Bayonetta is one of those games that, regardless of what you think of its quality, is always interesting to talk about. To make an analogy, a holy choir of orchestral angels descending from heaven would certainly be worth discussing, and even more so if they abruptly crash-landed after being swatted out of the air by a giant ponytail.
That said, there is something very upfront and in-your-face about Platinum Game’s hacky-slashy biblical comedy action thing. After all, it’s certainly not subtle. “Yes, our heroine has all the modesty of a sex shop. Yes, the characters are anime archetypes. Yes, there’s a story that’s utterly incomprehensible. Yes, the gameplay is pinched from Devil May Cry, along with most of the themes and concepts.” Hell, the idea of a highly-sexualised protagonist born with parentage in two warring factions a la Romeo And Juliet, cutting his or her way through monsters sent out from the Christian afterlife? As impressive as it sounds, it isn’t exactly new when Dante was doing it first, but the interesting parts are found in the presentation.
Which reluctantly brings me to the core plot – or perhaps I should say plots, the part of the review I should probably wade through first. Bayonetta is a mysterious witch (here redefined as stripper/dominatrix/gunslinger/occultist/hair stylist), who was found twenty years ago in a coffin at the bottom of a lake, with no memory of her life before then.
OK, Platinum Games, I’m sticking with this so far. It’s The Long Kiss Goodnight for people who thought Geena Davis should’ve been wearing less clothes. What else you got?
Well, Bayonetta is then attacked by angels on a regular basis, who want to kill her because… Err, actually that’s never very well explained. There’s a couple of throwaway lines at the beginning to justify their repeated presence, but it doesn’t explain much and raises more questions than it answers, which feels… Strange. The angels don’t seem to have any real bearing on the plot, as all the main villains belong to other factions, so they just frequently swarm Bayonetta like wasps at a picnic and she swats them away again. You’d think the divine armies of Heaven would warrant their own game, but here they’re just annoyances, something to be dealt with alongside the huge civilian casualties and excessive shampoo bills. Though I guess in that case I can filter the angels out of the plot synopsis I’m constructing in my head – is there anything else you need to tell me, Platinum Games?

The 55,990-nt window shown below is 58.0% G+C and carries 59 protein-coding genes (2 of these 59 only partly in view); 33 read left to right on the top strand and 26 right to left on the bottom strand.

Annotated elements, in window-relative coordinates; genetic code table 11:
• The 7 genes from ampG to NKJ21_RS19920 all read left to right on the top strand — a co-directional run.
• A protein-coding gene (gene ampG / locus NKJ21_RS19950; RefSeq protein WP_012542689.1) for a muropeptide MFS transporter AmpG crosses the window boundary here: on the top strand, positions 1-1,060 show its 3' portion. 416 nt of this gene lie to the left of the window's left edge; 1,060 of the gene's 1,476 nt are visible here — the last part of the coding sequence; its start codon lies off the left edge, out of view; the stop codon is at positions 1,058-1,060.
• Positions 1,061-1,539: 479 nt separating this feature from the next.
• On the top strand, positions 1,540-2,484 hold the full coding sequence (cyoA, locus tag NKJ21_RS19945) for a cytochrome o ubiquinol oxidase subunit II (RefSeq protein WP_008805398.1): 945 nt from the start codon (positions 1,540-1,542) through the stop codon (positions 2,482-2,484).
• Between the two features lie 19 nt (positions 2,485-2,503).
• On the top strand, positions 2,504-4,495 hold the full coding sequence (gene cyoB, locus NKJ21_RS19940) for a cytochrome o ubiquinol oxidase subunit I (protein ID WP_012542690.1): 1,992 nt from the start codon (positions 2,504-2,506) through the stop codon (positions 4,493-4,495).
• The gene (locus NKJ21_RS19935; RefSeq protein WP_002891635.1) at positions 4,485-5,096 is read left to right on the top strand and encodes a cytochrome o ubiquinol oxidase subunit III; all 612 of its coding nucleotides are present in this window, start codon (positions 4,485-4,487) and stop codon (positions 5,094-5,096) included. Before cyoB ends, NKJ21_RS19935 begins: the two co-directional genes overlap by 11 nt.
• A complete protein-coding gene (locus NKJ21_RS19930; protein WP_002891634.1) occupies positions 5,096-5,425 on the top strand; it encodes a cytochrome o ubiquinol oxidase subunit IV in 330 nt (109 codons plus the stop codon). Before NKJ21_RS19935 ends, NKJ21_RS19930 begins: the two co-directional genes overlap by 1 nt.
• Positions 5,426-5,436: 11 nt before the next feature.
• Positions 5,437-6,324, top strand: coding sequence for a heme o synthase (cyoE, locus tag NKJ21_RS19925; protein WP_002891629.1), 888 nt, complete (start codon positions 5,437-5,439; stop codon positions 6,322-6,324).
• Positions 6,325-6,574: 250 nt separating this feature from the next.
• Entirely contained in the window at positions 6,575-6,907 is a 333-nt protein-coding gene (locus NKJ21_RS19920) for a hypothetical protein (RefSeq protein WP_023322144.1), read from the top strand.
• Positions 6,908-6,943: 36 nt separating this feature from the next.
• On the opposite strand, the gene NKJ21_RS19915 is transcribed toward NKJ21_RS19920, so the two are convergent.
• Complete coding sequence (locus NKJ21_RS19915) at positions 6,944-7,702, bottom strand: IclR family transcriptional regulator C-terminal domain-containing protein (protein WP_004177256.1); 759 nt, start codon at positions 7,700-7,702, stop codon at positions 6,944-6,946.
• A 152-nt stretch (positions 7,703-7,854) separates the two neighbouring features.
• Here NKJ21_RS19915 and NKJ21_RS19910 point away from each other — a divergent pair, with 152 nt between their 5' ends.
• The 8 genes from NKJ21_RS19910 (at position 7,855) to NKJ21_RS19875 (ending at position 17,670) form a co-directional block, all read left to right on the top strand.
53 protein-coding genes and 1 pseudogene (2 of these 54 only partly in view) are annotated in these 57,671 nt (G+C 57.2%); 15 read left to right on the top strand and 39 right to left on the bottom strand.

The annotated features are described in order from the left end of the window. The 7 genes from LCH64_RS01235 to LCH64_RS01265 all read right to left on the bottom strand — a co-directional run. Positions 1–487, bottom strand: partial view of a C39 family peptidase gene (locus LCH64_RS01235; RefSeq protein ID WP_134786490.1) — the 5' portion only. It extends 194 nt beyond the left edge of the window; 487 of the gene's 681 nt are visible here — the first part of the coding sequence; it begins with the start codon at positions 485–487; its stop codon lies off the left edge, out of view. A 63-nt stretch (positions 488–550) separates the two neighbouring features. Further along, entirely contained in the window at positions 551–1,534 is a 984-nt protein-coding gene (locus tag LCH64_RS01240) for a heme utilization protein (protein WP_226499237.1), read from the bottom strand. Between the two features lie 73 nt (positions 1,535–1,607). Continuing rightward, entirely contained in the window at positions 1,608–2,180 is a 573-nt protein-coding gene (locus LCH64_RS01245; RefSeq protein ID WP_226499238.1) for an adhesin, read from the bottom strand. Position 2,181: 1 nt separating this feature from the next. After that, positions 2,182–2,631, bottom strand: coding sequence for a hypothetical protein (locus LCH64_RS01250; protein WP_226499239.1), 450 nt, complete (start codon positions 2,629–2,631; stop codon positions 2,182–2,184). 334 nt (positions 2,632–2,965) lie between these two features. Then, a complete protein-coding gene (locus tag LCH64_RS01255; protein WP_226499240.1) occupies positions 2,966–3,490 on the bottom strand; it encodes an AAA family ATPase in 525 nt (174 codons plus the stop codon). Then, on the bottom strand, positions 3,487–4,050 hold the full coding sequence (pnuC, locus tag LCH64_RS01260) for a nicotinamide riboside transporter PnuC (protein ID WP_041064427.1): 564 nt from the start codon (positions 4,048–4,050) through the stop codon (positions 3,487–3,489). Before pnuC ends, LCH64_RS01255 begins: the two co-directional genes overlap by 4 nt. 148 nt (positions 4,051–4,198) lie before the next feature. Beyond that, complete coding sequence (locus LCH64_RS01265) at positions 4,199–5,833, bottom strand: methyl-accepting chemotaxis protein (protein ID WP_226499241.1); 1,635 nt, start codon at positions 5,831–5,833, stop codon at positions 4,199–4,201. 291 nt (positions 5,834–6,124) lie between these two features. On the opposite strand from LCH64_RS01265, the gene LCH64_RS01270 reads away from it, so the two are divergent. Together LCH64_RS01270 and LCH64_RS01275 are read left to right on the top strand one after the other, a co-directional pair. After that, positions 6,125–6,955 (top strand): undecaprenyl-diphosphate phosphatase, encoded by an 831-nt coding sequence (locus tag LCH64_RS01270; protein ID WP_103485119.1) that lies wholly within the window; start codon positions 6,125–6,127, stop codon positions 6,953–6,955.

Well, there’s a second witch called Jeanne, who is Bayonetta’s sister, but also isn’t her sister because of reasons. And there’s a younger version of Bayonetta who’s her daughter, and also not her daughter because she’s traveled forward in time but thinks Big B is her mother. And you meet her dad (I think), who takes only five minutes to convince you that he is the most insufferable person who ever lived, but then he informs you that he wants to build a new universe. Or destroy it, or merge the existing ones, or something like that. It’s not important right now. He’s resurrecting God by putting two eyes in a statue, except they’re not eyes, they’re jewels. Or they’re people, sort of. It’s probably not important.
Oh, and there’s a guy in a Doctor Who scarf who’s trying to kill Bayonetta because she killed his dad, but he’s also her love interest because we have no idea what tone we’re trying to set with this character. But Bayonetta didn’t actually kill his dad, and yet never feels the need to adequately explain this to him, leaving him in a state of mild trauma for all his life. But it’s kooky in presentation, so I guess it’s OK, right?
Erm, could I just ask-
Oh, and there’s a rival clan of sages who are based around images of the sun. And a guy from hell who makes weapons out of old music LPs. And a German city that somehow makes New York look like a petrol station. And a chubby comic relief character with a nice car. And a deity you punch into the sun. And a-
Wait, wait, wait! Who was the guy with the scarf again?